When Bill Clinton officially "decoupled" our foreign policy from human rights, he proclaimed for all the world that China and Saudi Arabia could go on imprisoning and torturing their people without any interference from us. Officially giving business priority over human beings was the first step in the ongoing betrayal of the American ideals that once made people love us.
Eastern Europeans continued to love us after the fall of the Berlin Wall because they still saw us as defenders of basic human rights. Romania, for instance, is one of the best friends the U.S. has had since 1989; it stood by us on Iraq, despite the disapproval of some of its European neighbors and allies. In former Soviet republics, especially the Ukraine, the U.S. is being supported and still admired because of its past defense of human rights. Nobody in Eastern Europe or the former USSR seems to have heard that American policy has been "decoupled" from human rights. But when George W. Bush praised what he called "the new Europe," he didn't praise the recently liberated countries of the old "evil empire" for their liberal constitutions and laws against human rights abuses (modeled, incidentally, on U.S. laws), but rather for their support of his Iraqi adventure. He praised them for believing what turned out to be lies.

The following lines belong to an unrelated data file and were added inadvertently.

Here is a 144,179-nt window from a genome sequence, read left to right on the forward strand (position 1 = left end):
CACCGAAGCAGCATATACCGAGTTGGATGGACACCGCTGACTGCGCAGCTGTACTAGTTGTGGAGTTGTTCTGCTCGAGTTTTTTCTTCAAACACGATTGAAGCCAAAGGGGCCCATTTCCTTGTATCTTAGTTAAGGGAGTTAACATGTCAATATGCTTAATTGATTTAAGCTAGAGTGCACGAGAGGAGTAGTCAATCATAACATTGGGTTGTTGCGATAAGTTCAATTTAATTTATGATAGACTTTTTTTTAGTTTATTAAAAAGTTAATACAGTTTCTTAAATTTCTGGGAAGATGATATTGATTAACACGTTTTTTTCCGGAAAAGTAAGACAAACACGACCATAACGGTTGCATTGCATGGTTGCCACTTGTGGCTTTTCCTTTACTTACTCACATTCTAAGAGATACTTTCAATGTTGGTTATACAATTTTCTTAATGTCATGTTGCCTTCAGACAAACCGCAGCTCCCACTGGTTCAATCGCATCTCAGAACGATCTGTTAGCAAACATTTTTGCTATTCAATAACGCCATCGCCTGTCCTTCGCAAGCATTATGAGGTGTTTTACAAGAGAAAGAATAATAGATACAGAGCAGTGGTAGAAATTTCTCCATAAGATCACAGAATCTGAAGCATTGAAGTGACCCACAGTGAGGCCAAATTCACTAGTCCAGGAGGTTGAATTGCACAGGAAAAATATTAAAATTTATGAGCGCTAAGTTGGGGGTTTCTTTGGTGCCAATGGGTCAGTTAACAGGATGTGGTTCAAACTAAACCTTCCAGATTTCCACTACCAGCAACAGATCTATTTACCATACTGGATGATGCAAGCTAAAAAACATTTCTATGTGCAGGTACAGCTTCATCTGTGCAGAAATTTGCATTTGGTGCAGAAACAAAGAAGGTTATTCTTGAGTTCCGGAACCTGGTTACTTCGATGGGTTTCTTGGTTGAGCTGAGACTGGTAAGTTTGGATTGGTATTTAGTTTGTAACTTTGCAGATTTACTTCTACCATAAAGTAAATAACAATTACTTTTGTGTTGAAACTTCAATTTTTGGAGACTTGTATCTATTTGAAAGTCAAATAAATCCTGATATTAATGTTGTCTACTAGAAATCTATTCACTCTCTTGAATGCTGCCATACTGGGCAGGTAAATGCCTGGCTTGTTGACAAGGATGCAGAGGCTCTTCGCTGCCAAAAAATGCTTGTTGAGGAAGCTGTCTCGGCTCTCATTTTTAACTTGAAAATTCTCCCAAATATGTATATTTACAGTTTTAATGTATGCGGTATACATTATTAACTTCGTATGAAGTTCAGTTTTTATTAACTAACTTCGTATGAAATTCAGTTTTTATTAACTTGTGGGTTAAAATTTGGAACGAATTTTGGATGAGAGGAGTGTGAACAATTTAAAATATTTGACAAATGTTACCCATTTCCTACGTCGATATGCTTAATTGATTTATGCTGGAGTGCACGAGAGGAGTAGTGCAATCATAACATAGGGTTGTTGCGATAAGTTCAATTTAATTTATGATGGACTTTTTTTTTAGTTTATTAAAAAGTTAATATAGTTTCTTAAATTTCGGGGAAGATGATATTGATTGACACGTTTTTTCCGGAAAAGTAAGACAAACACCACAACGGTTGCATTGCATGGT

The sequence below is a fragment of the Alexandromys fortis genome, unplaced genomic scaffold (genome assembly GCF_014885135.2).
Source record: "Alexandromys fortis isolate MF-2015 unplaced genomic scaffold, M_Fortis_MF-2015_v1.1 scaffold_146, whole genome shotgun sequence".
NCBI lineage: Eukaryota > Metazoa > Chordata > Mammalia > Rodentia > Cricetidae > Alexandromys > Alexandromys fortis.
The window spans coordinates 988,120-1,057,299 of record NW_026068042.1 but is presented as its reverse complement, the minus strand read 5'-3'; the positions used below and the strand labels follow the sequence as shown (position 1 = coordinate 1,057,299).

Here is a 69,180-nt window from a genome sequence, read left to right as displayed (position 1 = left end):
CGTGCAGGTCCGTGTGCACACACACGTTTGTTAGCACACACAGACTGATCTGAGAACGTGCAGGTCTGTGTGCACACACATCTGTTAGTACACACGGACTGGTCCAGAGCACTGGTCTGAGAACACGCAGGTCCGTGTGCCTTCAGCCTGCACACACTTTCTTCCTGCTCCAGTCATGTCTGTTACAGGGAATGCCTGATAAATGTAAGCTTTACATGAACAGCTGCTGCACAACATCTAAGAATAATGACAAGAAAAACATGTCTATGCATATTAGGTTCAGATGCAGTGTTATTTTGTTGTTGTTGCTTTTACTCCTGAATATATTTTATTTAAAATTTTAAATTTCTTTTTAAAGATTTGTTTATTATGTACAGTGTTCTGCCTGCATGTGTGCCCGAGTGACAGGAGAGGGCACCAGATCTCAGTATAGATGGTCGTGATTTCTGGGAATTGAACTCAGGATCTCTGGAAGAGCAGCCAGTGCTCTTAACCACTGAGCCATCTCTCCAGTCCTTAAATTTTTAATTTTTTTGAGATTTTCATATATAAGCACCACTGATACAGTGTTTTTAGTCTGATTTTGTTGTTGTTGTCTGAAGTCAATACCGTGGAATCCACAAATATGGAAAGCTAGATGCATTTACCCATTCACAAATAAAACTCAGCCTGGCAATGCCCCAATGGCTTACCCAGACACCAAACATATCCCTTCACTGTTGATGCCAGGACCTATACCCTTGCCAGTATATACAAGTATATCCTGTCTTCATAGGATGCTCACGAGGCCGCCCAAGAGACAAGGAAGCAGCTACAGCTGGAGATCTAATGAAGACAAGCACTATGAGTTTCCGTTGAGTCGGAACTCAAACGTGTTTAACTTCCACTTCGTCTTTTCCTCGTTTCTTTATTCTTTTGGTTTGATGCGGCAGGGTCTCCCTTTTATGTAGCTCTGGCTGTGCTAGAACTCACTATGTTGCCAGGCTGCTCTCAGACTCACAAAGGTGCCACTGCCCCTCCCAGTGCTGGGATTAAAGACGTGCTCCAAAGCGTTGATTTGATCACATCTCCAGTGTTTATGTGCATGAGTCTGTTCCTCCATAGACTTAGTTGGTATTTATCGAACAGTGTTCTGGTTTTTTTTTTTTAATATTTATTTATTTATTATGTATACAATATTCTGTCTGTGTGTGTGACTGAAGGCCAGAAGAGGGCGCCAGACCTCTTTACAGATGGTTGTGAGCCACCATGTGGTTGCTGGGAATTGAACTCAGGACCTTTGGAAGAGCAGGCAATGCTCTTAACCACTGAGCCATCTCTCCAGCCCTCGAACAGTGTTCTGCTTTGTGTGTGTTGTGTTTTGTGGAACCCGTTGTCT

And then came the revelation -- the New Leak! -- that the U.S is operating torture camps in Eastern Europe for captured terrorists. If this is true, it is horrifying. If this is true, not only is the United States no longer interested in human rights abroad, we are deliberately violating our own principles of human dignity in the very places where they meant the most. Has the Bush gang placed its torture camps in Eastern Europe because it is employing the torturers of the old communist secret police? They did know their jobs, after all, and they have been unemployed. For everyone else, the gang in power seems determined to waste every shred of goodwill capital acquired since the end of the Cold War, a capital that is a thing of the past, like the budget surpluses of the '90s. When nobody loves us anymore, will even we remember America's original principles? Or will they be preserved, along with torture, only in the memories of Eastern Europeans?